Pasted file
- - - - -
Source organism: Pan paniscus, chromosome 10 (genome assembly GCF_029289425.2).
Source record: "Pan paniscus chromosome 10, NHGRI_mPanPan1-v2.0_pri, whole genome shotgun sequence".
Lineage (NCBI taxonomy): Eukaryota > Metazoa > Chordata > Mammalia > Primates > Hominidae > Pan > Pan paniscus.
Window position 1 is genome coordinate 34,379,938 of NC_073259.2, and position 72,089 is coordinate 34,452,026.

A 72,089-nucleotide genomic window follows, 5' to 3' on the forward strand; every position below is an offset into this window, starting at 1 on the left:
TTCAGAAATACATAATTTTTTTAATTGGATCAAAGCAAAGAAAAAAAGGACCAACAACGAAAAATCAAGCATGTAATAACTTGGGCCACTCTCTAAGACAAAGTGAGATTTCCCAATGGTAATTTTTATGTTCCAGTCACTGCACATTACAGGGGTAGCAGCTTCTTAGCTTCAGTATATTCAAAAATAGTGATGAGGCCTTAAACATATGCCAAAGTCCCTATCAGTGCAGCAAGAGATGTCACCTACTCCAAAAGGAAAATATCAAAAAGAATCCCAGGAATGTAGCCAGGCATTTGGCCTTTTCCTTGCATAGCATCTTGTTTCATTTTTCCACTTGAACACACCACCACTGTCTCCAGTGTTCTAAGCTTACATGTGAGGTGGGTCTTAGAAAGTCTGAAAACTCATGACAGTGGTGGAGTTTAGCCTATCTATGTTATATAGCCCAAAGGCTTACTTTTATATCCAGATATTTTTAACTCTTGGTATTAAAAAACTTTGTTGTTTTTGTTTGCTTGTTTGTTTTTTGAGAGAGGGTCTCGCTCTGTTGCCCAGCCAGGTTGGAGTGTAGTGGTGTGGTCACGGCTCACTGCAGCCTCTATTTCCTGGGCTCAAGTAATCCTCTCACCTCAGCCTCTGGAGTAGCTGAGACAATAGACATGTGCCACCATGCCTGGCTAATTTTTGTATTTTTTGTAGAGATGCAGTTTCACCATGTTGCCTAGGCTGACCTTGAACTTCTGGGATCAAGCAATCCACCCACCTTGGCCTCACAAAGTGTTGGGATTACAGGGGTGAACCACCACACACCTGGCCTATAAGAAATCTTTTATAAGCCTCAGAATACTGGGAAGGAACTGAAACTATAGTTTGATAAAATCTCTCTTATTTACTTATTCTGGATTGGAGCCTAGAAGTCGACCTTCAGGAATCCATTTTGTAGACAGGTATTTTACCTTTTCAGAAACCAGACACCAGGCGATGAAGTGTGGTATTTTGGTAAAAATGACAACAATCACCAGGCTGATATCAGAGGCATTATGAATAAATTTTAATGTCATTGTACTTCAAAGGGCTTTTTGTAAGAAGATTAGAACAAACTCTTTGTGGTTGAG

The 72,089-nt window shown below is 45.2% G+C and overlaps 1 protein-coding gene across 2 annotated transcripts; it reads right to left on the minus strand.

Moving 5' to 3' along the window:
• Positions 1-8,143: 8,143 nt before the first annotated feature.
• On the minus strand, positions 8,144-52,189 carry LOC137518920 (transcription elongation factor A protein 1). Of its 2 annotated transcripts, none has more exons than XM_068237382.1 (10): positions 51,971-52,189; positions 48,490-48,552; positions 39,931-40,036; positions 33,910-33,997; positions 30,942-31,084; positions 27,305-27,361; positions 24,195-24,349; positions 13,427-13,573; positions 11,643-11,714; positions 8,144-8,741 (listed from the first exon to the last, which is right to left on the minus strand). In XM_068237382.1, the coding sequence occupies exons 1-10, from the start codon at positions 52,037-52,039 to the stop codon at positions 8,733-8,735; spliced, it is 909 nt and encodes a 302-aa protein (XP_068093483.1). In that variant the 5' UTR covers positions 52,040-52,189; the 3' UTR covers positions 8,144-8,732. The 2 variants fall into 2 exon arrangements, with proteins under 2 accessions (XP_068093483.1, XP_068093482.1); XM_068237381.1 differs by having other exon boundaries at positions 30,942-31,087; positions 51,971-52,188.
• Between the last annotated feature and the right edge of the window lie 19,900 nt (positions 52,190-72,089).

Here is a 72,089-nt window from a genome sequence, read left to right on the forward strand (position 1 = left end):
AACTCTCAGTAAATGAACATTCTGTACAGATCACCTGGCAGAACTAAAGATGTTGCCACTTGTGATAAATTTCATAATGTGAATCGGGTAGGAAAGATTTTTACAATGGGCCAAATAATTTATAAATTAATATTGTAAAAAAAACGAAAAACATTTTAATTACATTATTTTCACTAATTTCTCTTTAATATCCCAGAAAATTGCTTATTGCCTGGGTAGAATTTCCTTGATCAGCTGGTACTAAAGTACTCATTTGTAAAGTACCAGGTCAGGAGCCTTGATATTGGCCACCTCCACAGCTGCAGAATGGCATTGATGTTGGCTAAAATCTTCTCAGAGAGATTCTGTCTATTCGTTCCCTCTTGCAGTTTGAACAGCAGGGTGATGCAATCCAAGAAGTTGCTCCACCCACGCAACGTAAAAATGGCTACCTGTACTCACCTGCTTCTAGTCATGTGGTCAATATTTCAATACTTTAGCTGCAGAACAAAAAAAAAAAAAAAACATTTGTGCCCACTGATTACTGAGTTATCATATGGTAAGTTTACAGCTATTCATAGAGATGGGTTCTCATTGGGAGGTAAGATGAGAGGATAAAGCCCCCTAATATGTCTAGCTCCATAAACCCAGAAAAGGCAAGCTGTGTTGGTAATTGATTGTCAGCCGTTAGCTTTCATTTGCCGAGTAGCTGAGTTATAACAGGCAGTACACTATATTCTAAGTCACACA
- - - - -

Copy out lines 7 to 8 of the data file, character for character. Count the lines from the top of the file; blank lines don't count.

The 72,089-nt window shown below is 45.2% G+C and overlaps 1 protein-coding gene across 2 annotated transcripts; it reads right to left on the minus strand.

Moving 5' to 3' along the window: